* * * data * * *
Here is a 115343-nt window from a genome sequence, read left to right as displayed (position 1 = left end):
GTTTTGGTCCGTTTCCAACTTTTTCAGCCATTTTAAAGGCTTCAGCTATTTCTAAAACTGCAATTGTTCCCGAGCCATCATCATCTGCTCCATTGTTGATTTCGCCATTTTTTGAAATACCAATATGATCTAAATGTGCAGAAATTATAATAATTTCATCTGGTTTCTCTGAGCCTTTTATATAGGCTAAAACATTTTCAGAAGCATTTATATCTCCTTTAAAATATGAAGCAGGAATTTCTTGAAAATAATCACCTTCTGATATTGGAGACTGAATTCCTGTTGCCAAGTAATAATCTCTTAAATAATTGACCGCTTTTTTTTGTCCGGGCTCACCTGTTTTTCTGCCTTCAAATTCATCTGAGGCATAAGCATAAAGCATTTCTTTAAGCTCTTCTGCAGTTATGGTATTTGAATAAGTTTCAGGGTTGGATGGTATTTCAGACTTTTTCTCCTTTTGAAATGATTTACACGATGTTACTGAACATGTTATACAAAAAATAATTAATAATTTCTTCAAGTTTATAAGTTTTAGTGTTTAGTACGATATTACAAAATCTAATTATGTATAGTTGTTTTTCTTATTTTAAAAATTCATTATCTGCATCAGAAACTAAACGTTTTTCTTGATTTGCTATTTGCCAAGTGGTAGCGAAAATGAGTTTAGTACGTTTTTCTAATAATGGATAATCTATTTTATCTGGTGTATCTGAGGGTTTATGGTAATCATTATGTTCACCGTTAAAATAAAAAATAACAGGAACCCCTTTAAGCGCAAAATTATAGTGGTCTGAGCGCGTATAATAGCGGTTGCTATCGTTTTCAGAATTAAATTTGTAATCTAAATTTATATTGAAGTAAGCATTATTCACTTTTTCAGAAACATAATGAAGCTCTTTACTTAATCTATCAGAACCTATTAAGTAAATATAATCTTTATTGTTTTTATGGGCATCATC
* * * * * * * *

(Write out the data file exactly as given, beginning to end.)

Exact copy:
Here is a 115343-nt window from a genome sequence, read left to right as displayed (position 1 = left end):
GTTTTGGTCCGTTTCCAACTTTTTCAGCCATTTTAAAGGCTTCAGCTATTTCTAAAACTGCAATTGTTCCCGAGCCATCATCATCTGCTCCATTGTTGATTTCGCCATTTTTTGAAATACCAATATGATCTAAATGTGCAGAAATTATAATAATTTCATCTGGTTTCTCTGAGCCTTTTATATAGGCTAAAACATTTTCAGAAGCATTTATATCTCCTTTAAAATATGAAGCAGGAATTTCTTGAAAATAATCACCTTCTGATATTGGAGACTGAATTCCTGTTGCCAAGTAATAATCTCTTAAATAATTGACCGCTTTTTTTTGTCCGGGCTCACCTGTTTTTCTGCCTTCAAATTCATCTGAGGCATAAGCATAAAGCATTTCTTTAAGCTCTTCTGCAGTTATGGTATTTGAATAAGTTTCAGGGTTGGATGGTATTTCAGACTTTTTCTCCTTTTGAAATGATTTACACGATGTTACTGAACATGTTATACAAAAAATAATTAATAATTTCTTCAAGTTTATAAGTTTTAGTGTTTAGTACGATATTACAAAATCTAATTATGTATAGTTGTTTTTCTTATTTTAAAAATTCATTATCTGCATCAGAAACTAAACGTTTTTCTTGATTTGCTATTTGCCAAGTGGTAGCGAAAATGAGTTTAGTACGTTTTTCTAATAATGGATAATCTATTTTATCTGGTGTATCTGAGGGTTTATGGTAATCATTATGTTCACCGTTAAAATAAAAAATAACAGGAACCCCTTTAAGCGCAAAATTATAGTGGTCTGAGCGCGTATAATAGCGGTTGCTATCGTTTTCAGAATTAAATTTGTAATCTAAATTTATATTGAAGTAAGCATTATTCACTTTTTCAGAAACATAATGAAGCTCTTTACTTAATCTATCAGAACCTATTAAGTAAATATAATCTTTATTGTTTTTATGGGCATCATC